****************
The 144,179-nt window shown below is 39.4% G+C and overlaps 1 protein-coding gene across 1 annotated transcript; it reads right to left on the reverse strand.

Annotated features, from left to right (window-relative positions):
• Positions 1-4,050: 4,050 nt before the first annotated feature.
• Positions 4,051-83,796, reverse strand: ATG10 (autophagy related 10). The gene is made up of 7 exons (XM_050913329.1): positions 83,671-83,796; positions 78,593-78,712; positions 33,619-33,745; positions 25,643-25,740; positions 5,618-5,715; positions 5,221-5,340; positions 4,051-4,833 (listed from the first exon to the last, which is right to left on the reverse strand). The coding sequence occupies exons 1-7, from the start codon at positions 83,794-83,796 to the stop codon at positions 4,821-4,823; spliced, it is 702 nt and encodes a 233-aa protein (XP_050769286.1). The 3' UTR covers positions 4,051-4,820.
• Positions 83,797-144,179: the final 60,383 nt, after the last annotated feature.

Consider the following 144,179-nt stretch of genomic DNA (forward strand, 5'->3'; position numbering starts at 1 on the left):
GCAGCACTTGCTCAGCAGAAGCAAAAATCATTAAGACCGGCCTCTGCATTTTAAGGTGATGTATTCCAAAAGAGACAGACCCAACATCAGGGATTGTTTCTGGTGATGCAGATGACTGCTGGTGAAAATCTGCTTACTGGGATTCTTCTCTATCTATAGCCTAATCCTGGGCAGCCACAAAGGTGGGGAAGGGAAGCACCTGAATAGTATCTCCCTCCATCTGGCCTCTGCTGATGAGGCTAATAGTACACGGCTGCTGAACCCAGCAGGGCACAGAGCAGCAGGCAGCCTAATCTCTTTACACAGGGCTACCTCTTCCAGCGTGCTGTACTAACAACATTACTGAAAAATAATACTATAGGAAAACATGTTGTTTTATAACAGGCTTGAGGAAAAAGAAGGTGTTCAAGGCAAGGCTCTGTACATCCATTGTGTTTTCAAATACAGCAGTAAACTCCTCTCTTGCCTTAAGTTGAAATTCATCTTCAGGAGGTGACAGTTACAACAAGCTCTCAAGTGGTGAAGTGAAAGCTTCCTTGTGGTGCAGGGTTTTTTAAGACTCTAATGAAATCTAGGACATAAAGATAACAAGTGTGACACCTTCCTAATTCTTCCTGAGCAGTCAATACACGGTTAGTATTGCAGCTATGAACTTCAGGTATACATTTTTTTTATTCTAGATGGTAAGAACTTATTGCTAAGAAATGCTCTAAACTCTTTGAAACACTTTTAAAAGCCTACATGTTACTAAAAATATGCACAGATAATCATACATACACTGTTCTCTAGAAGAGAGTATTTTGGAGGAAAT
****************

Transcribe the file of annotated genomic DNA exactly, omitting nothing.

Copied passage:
The 144,179-nt window shown below is 39.4% G+C and overlaps 1 protein-coding gene across 1 annotated transcript; it reads right to left on the reverse strand.

Annotated features, from left to right (window-relative positions):
• Positions 1-4,050: 4,050 nt before the first annotated feature.
• Positions 4,051-83,796, reverse strand: ATG10 (autophagy related 10). The gene is made up of 7 exons (XM_050913329.1): positions 83,671-83,796; positions 78,593-78,712; positions 33,619-33,745; positions 25,643-25,740; positions 5,618-5,715; positions 5,221-5,340; positions 4,051-4,833 (listed from the first exon to the last, which is right to left on the reverse strand). The coding sequence occupies exons 1-7, from the start codon at positions 83,794-83,796 to the stop codon at positions 4,821-4,823; spliced, it is 702 nt and encodes a 233-aa protein (XP_050769286.1). The 3' UTR covers positions 4,051-4,820.
• Positions 83,797-144,179: the final 60,383 nt, after the last annotated feature.

Consider the following 144,179-nt stretch of genomic DNA (forward strand, 5'->3'; position numbering starts at 1 on the left):
GCAGCACTTGCTCAGCAGAAGCAAAAATCATTAAGACCGGCCTCTGCATTTTAAGGTGATGTATTCCAAAAGAGACAGACCCAACATCAGGGATTGTTTCTGGTGATGCAGATGACTGCTGGTGAAAATCTGCTTACTGGGATTCTTCTCTATCTATAGCCTAATCCTGGGCAGCCACAAAGGTGGGGAAGGGAAGCACCTGAATAGTATCTCCCTCCATCTGGCCTCTGCTGATGAGGCTAATAGTACACGGCTGCTGAACCCAGCAGGGCACAGAGCAGCAGGCAGCCTAATCTCTTTACACAGGGCTACCTCTTCCAGCGTGCTGTACTAACAACATTACTGAAAAATAATACTATAGGAAAACATGTTGTTTTATAACAGGCTTGAGGAAAAAGAAGGTGTTCAAGGCAAGGCTCTGTACATCCATTGTGTTTTCAAATACAGCAGTAAACTCCTCTCTTGCCTTAAGTTGAAATTCATCTTCAGGAGGTGACAGTTACAACAAGCTCTCAAGTGGTGAAGTGAAAGCTTCCTTGTGGTGCAGGGTTTTTTAAGACTCTAATGAAATCTAGGACATAAAGATAACAAGTGTGACACCTTCCTAATTCTTCCTGAGCAGTCAATACACGGTTAGTATTGCAGCTATGAACTTCAGGTATACATTTTTTTTATTCTAGATGGTAAGAACTTATTGCTAAGAAATGCTCTAAACTCTTTGAAACACTTTTAAAAGCCTACATGTTACTAAAAATATGCACAGATAATCATACATACACTGTTCTCTAGAAGAGAGTATTTTGGAGGAAAT